An app I am obsessed with is Google Maps. I “star” all the places I’ve enjoyed, or things I know I want to see in a city. This makes it really easy to find them once I’m there! It’s also really helpful for making recommendations to other travellers.
What is your preferred method of traveling/living? Do you move constantly/stay at a few places for a few months/have a base/multiple bases?
I always prefer to stay somewhere for a long time. That way, it really starts to feel like home, and you can get to know the culture, learn the language, and form a network of good friends. I love the idea of having a home. One day I’d love to base myself in Italy and travel from there!
What seasons, if any, do you prefer to chase?
I think this really depends on where you’re travelling to. In places like Greece and Spain, where the culture is so centred around its beaches and its nightlife, then summer is the best time to visit. Seeing Iceland and the Scandinavian countries in winter is such a unique experience. It gives you a much better chance of catching the Northern Lights! But, for me, autumn is my favourite season anywhere.
What destinations do you consider to be the best for digital nomads/location independent lifestyles? Why?
In Europe, Lisbon is definitely the best place for digital nomads. It has everything you could want from a city: stunning beaches, beautiful weather, exciting nightlife, a rich history, and great food. The cost of living is low compared to most other places in Europe, and there is a huge freelancing community there, making it easy to meet like-minded people and make good friends. Oh, and you can spend all your weekends at the beach!
How do you go about making new friends/dating while traveling?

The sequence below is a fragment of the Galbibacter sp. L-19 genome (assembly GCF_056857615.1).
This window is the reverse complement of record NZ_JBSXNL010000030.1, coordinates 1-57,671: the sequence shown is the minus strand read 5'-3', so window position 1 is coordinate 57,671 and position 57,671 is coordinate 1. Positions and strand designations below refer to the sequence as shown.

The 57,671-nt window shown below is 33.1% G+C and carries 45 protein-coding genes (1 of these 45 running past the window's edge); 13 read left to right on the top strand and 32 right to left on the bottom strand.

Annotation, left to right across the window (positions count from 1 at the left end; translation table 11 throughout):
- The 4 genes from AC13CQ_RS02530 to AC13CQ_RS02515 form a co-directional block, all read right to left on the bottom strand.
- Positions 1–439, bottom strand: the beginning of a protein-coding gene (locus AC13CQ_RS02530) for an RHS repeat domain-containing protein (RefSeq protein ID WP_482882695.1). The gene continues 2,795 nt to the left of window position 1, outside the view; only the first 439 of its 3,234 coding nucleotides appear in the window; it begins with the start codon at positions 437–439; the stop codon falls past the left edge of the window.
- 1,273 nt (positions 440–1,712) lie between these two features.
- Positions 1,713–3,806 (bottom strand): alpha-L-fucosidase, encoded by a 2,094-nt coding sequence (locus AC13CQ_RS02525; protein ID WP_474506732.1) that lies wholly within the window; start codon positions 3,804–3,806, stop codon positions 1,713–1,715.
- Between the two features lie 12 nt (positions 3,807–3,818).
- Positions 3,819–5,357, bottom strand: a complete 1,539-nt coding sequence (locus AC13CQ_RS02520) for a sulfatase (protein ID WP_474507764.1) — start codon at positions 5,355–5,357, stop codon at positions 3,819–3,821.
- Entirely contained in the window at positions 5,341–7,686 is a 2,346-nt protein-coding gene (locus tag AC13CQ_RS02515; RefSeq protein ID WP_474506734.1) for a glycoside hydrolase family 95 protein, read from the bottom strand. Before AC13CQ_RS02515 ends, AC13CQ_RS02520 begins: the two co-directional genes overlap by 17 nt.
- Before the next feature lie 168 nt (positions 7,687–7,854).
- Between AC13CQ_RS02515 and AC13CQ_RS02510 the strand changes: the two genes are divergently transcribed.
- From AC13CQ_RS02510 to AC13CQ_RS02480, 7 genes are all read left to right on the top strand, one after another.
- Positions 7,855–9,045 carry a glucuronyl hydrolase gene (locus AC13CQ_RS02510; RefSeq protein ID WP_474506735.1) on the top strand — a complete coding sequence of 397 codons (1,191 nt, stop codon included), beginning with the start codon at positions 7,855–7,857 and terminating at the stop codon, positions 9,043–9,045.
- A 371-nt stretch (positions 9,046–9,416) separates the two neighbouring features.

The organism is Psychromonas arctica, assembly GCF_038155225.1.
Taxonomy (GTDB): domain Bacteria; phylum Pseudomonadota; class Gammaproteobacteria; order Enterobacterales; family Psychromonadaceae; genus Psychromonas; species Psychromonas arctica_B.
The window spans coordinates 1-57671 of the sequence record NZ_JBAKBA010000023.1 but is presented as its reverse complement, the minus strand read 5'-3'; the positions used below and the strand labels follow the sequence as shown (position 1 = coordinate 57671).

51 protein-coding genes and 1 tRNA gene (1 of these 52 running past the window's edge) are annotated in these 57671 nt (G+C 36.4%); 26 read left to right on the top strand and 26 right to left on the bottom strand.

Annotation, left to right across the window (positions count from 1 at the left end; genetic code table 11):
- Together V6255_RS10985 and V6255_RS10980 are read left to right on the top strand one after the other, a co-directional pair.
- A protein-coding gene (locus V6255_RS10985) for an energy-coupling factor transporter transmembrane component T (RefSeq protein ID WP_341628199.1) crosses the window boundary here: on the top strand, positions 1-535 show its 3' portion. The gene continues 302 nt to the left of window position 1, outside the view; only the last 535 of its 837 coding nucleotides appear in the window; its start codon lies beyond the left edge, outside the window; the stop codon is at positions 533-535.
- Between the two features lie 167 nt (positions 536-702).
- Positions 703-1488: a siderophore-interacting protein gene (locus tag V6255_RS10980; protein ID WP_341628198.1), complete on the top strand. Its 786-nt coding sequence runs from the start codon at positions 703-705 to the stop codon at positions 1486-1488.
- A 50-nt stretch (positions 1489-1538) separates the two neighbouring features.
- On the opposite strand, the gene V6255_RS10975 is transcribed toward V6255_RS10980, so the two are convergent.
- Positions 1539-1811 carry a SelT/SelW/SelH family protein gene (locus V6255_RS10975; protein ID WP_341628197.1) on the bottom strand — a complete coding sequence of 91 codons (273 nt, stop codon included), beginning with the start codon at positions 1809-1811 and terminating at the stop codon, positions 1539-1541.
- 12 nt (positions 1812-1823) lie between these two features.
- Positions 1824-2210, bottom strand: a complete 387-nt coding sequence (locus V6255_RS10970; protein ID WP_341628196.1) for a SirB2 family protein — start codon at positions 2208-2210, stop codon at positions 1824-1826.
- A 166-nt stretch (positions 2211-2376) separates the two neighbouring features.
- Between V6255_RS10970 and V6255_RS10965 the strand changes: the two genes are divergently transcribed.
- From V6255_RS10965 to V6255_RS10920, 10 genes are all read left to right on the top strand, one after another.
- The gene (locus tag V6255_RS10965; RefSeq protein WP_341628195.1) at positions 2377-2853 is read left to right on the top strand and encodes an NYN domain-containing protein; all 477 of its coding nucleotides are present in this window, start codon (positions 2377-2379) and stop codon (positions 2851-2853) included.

Co-working spaces are the perfect place to meet other freelancers! A lot of these offices will also host workshops and social events which will introduce you to other digital nomads in a more fun, lighthearted setting. Facebook groups are also a great way to reach out to people. I’ve used a few language tandem groups to meet up with people who speak a language I’d love to learn. That way, you can learn the local language and meet new people!
How do you keep your long-distance friendships/relationships alive?
Being away from friends, or saying goodbye to new friends, is one of the hardest parts of the digital nomad lifestyle. Social media is such a blessing for keeping in touch. Apps like Zoom and FaceTime make it so easy to ‘see’ your friends! I’ve also been trying to write more letters and postcards to my friends, to let them know I’m thinking of them.
What is it that you like most about the traveler lifestyle?
I love the flexibility and the freedom it gives you to work around your own lifestyle. While it’s easy to overwork yourself as a freelancer, because you determine your own hours, it also gives you the opportunity to create the work-life balance that best suits you.
Is there anything you dislike about the traveler lifestyle?
I fall in love with everywhere I go, and pretty much everyone I meet, so I often find it hard to say goodbye to people and places.
What’s something that’s currently missing from your life? Is there something stopping you from getting it?
I’m so grateful for my job as a writer, and the life it allows me to live. But it is definitely missing a French Bulldog.
Is there something you know now about the traveler lifestyle that you wish you knew before making the switch?
Not particularly! It’s always a learning curve, as the lifestyle is adapting so quickly. You have to be prepared for anything when you travel.
Do you see yourself living this lifestyle forever? Or will you go back to a more “traditional” life at some point?
I’m not really a traditional ‘traveller’ in the sense that I love to have a place to call home, and a base to travel from. Hopefully in the not-so-distant future, I’d love to move to Italy and settle down there!
What’s your best advice for someone wanting to transition to a life of travel?
Don’t be impatient! It takes a little while to find your feet, and that’s okay. I’d recommend, if you’re looking to become a freelance writer, finding a part-time job for the first few months. That way, you’re not stressing too much about making rent, and can use your spare time to focus on the parts of the business that really interest you.